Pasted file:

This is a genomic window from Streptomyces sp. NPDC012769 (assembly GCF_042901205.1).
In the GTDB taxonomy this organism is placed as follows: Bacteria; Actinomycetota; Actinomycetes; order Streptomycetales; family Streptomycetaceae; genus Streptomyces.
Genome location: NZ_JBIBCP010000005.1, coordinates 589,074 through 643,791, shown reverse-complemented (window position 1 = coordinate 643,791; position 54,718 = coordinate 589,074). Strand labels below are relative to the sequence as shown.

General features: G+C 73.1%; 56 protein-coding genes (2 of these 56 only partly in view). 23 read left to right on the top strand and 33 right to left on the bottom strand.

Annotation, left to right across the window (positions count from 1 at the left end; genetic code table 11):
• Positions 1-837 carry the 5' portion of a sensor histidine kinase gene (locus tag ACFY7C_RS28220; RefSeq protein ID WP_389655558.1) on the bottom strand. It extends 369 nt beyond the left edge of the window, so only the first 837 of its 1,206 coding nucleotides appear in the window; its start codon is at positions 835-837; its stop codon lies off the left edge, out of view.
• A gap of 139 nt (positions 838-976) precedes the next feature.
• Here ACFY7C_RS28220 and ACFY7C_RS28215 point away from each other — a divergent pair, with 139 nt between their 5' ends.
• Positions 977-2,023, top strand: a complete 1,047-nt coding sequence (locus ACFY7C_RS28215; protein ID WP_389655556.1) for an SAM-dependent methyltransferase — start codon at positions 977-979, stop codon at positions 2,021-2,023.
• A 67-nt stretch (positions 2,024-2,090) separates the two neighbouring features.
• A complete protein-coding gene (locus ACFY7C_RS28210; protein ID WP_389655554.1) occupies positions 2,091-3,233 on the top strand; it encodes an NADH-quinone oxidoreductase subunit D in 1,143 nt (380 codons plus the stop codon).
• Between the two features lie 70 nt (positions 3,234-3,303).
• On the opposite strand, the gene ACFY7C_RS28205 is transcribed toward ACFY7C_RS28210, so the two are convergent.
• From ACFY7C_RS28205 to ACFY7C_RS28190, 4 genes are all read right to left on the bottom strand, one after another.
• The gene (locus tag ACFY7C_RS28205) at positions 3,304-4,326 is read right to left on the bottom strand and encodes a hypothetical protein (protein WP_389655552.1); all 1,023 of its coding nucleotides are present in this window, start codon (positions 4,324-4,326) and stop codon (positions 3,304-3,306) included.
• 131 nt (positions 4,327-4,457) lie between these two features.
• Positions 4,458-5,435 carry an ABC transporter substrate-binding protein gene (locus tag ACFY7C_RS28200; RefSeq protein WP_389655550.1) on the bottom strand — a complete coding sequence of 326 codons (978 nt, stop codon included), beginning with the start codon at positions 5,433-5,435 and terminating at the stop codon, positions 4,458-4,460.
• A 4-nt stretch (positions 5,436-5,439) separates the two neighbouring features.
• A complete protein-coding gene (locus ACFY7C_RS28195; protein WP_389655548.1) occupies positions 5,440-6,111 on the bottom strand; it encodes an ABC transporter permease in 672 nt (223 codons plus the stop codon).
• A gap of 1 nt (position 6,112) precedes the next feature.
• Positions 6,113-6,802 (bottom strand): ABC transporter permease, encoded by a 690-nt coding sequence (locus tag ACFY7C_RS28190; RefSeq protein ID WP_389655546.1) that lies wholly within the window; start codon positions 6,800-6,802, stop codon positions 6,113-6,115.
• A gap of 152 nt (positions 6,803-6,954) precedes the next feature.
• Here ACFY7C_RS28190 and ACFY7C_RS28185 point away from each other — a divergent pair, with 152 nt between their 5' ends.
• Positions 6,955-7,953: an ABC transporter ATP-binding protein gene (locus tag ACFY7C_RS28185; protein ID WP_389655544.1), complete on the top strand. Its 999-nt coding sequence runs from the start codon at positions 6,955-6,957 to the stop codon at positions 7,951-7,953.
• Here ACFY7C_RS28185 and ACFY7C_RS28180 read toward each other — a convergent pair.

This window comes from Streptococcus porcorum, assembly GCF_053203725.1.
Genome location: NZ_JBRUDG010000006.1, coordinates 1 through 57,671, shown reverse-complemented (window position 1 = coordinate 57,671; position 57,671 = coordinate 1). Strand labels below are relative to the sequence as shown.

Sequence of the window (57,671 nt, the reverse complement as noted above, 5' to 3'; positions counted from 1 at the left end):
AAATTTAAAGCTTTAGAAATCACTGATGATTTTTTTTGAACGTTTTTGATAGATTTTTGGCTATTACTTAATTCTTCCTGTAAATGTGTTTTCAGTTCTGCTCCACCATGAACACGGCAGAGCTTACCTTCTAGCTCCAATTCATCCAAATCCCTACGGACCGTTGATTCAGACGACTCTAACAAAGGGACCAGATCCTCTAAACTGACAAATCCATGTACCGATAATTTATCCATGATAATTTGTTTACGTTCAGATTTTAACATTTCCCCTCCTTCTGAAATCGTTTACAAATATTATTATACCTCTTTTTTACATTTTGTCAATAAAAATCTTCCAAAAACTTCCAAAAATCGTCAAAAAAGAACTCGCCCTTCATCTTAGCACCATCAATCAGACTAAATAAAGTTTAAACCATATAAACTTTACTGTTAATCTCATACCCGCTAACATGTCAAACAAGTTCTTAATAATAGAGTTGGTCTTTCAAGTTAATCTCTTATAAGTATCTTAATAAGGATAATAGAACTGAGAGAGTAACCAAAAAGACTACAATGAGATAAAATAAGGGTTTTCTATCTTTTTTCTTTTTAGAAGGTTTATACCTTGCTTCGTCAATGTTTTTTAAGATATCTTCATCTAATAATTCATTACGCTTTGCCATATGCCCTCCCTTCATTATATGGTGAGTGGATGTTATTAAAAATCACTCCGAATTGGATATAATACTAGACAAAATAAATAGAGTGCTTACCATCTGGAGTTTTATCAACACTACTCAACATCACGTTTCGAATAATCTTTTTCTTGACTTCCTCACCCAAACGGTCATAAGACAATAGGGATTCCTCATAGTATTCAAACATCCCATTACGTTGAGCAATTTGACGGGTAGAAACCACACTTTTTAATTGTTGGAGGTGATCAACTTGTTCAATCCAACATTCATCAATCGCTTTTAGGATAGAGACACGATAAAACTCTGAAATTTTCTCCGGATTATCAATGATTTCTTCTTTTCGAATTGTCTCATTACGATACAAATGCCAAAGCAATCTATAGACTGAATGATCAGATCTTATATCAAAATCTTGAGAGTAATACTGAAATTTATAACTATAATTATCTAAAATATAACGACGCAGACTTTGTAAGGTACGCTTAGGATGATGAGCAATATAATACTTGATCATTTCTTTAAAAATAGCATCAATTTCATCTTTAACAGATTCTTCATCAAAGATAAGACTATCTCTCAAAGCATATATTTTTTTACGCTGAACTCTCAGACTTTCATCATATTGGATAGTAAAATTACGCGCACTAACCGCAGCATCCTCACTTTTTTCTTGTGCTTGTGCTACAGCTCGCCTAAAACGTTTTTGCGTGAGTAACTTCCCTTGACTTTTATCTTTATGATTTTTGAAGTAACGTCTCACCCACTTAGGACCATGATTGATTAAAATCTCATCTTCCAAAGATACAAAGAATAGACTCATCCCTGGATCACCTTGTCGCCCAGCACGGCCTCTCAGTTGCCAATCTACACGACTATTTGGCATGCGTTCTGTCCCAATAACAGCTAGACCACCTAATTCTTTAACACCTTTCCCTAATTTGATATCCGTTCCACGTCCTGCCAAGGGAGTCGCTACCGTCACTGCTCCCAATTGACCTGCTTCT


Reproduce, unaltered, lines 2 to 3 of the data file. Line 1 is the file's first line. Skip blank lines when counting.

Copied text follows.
In the GTDB taxonomy this organism is placed as follows: Bacteria; Actinomycetota; Actinomycetes; order Streptomycetales; family Streptomycetaceae; genus Streptomyces.
Genome location: NZ_JBIBCP010000005.1, coordinates 589,074 through 643,791, shown reverse-complemented (window position 1 = coordinate 643,791; position 54,718 = coordinate 589,074). Strand labels below are relative to the sequence as shown.